Surjit Bhalla

Surjit Bhalla

Chairman, Oxus Investments

Dr. Surjit S. Bhalla is the Chairman of Oxus Investments, a New Delhi-based economic research, asset management, and emerging-markets advisory firm. He has worked as a research economist at Rand Corporation, Brookings Institution, World Bank and The Policy Group; as a proprietary trader/strategist/portfolio manager at the World Bank, Goldman Sachs, Deutsche Bank and Oxus Investments. He has served on several committees of the Government of India (e.g. the RBI capital account convertibility committees of 1997 and 2006, the SEBI advisory committee on secondary markets) and was an appointed member of the National Statistical Commission of India, 2007-2009. He is on the governing board of India’s largest think tank-National Council of Applied Economic Research (NCAER), and since 2002, a regular invitee to the Aspen Institute Program on the World Economy, Aspen, USA.

He is the author of several academic articles as well as four books on globalization and its effects on the world economy: Imagine There’s No Country: Poverty, Inequality, and Growth in the Era of Globalization (2002); Second Among Equals: The Middle Class Kingdoms of China and India (2007), unpublished; Devaluing to prosperity: Misaligned currencies and their growth consequences, Peterson Institute for International Economics, Sept. 2012; and, The Old Order is Fading – Or how the middle class is reshaping the world, forthcoming (2013).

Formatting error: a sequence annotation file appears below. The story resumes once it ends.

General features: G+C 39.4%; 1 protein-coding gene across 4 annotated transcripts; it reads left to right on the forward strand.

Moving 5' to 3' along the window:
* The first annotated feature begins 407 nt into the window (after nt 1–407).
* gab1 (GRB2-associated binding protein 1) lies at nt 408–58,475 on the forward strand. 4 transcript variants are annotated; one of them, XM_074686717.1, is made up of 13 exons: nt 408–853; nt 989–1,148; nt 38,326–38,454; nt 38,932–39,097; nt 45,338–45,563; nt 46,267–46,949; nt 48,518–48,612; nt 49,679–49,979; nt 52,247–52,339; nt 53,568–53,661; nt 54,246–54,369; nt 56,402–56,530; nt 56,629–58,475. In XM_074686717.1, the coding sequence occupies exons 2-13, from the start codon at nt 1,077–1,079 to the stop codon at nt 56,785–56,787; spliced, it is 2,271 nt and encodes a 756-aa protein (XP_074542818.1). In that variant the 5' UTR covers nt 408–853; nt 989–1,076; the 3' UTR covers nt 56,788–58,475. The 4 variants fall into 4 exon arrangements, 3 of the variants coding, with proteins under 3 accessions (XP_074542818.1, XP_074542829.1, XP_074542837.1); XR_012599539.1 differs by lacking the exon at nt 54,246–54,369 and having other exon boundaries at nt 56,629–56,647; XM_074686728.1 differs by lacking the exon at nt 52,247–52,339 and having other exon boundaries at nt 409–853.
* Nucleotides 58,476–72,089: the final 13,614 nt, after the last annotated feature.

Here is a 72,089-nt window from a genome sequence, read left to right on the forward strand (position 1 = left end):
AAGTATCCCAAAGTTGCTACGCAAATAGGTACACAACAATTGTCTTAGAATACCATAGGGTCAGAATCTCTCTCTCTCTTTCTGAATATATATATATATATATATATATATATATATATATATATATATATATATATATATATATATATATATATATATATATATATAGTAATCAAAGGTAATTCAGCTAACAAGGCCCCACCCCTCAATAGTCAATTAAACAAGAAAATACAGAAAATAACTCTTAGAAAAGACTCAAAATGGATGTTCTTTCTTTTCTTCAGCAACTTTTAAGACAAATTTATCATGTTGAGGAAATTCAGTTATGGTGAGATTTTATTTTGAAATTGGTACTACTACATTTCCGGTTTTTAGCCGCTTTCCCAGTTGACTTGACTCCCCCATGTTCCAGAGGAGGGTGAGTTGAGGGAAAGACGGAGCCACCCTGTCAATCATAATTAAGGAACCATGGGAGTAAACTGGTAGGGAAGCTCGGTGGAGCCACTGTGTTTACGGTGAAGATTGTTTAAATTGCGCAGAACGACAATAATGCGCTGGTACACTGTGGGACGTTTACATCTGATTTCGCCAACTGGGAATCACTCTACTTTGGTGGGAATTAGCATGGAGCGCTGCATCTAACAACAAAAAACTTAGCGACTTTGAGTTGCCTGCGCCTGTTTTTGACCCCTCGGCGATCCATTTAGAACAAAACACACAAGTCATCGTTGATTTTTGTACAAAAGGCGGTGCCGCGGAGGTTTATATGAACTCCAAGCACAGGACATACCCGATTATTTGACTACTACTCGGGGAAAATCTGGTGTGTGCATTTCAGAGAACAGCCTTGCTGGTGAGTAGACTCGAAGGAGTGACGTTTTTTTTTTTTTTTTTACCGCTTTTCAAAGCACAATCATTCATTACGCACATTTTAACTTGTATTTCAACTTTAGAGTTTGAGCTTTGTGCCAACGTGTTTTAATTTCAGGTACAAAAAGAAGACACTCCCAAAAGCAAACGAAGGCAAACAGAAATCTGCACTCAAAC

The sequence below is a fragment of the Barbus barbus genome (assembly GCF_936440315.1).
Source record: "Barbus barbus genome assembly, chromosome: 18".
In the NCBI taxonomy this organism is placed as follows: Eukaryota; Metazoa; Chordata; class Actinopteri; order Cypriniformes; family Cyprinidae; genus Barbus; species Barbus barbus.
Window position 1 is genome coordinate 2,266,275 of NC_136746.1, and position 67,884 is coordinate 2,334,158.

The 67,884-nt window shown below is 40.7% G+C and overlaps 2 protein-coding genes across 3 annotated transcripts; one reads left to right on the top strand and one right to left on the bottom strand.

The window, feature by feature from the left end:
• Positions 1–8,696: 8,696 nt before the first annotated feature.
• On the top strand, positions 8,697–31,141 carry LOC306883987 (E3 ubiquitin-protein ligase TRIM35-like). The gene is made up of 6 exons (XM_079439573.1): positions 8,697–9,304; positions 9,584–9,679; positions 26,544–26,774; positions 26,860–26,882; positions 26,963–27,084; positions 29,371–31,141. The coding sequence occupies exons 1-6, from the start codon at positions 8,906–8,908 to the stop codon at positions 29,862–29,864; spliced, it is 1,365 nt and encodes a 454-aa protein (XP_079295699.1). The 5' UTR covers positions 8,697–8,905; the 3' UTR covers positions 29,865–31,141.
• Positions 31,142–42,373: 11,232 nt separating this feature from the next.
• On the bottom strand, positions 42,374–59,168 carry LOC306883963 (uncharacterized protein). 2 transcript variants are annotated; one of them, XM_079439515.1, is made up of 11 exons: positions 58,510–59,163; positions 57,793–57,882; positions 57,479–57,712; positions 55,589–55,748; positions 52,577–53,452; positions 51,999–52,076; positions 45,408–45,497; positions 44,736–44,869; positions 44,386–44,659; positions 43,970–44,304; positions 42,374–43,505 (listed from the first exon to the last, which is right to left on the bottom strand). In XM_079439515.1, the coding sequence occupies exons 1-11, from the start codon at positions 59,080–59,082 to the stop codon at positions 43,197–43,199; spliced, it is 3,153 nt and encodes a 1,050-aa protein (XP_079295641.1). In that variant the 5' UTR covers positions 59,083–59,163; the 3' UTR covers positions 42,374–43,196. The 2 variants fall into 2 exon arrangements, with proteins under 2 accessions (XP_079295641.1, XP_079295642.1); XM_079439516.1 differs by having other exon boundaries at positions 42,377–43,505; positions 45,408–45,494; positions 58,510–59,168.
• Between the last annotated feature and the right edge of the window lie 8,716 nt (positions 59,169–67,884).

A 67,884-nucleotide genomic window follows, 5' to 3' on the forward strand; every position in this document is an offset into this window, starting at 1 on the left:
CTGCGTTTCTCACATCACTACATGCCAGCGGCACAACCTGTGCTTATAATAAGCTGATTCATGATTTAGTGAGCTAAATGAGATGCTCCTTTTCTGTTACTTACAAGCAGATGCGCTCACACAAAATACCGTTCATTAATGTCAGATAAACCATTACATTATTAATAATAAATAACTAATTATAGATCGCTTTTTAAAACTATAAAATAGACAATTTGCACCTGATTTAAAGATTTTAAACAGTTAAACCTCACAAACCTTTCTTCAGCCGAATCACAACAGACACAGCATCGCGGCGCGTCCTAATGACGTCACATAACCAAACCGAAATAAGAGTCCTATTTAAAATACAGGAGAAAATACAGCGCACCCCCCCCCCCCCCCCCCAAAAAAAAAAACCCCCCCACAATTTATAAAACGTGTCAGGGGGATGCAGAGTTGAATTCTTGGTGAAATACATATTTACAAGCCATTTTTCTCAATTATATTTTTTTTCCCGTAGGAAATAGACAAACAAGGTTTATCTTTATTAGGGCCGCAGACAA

Disclaimer: External experts are not affiliated with Gateway House and have been presented here for reference only.

B.S., Electrical Engineering (Purdue University); M.P.A. (Woodrow Wilson School, Princeton University) ;Ph.D. in Economics (Princeton University)


Economics, globalisation

Last modified: July 28, 2017

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14 August 2013 Gateway House

In search of economic liberalism in India

The reforms of the early 1990s did not bring economic freedom to a majority of the population. That explains a large proportion of the economic and social ills that affect India today. Why is economic life in India of the ‘Taliban type’? Why is illiberal thought still our guiding principle?